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One of the earliest fears about tax-favored savings accounts like IRAs and 401(k) plans was that when this pool of savings grew large enough Congress would not be able to resist tapping it to help solve the nation’s debt problems.
At stake is any savings that has accrued tax-free in a Roth IRA. Tax-deferred growth could be a target too if you find yourself in a lower tax bracket in retirement. There is no discernible momentum behind such measures. But a retroactive tax on this sheltered income has been a worry from the start. And now these accounts have a meaningful total—and everything is on the table.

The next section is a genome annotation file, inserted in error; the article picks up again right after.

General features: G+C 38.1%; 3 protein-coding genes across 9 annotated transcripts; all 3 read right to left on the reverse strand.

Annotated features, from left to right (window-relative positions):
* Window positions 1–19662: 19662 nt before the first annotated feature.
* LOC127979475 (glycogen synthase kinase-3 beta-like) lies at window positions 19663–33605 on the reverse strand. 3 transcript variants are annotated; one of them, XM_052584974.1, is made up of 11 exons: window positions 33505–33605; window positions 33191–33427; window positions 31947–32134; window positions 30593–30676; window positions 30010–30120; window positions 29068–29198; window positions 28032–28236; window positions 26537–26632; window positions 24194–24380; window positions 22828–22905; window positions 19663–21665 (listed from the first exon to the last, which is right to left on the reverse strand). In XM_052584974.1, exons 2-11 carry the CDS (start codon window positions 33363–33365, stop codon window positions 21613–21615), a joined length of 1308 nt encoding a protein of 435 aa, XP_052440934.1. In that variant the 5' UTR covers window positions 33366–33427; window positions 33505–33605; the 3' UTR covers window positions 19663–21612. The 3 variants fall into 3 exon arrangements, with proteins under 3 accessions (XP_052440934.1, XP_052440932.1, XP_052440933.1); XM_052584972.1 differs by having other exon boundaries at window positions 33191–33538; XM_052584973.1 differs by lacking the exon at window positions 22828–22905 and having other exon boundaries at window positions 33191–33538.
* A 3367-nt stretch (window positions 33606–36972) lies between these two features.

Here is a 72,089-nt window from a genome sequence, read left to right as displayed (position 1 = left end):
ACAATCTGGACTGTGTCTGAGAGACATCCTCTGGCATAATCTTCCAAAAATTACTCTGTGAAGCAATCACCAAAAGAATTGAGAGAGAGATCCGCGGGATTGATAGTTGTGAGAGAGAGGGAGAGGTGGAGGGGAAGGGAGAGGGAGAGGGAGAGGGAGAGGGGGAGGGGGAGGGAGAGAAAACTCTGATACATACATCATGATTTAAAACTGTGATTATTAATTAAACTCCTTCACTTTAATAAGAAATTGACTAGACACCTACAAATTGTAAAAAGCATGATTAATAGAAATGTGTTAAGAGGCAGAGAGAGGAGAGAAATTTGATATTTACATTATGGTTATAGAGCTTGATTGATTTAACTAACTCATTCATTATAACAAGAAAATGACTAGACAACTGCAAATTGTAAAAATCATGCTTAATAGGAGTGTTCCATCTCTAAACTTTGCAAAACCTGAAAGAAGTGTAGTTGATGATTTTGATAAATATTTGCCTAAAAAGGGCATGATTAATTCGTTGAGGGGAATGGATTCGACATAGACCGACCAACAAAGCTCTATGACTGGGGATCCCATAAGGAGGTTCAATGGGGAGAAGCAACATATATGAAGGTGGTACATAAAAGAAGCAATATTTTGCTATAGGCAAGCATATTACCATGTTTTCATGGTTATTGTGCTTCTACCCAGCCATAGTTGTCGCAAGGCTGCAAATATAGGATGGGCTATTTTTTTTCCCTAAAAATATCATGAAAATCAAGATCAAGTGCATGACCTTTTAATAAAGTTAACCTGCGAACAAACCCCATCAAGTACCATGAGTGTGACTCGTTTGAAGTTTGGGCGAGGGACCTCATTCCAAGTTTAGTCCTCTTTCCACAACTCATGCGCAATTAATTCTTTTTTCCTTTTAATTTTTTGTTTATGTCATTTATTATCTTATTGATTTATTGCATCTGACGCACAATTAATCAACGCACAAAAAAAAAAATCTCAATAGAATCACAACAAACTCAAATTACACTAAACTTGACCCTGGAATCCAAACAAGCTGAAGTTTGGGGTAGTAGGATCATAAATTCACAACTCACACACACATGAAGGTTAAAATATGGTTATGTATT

Every year, the government spends more than $100 billion on tax breaks to encourage Americans to save more for retirement. But a new study suggests such provisions may have little effect on the amount Americans save. The finding has particular relevance as Congress looks for ways to raise revenue by reducing tax breaks as part of the year-end budget negotiations.
A system of forced, or nudged, saving wouldn't replace this social insurance, but rather the wasteful dinosaur that is the 401(k). It's mostly the well-off, who have retirement savings to move around, who move their savings to where the subsidies are. The 401(k) doesn't do much if your goal is to get people who don't save much to save more, and it doesn't do this at quite the cost.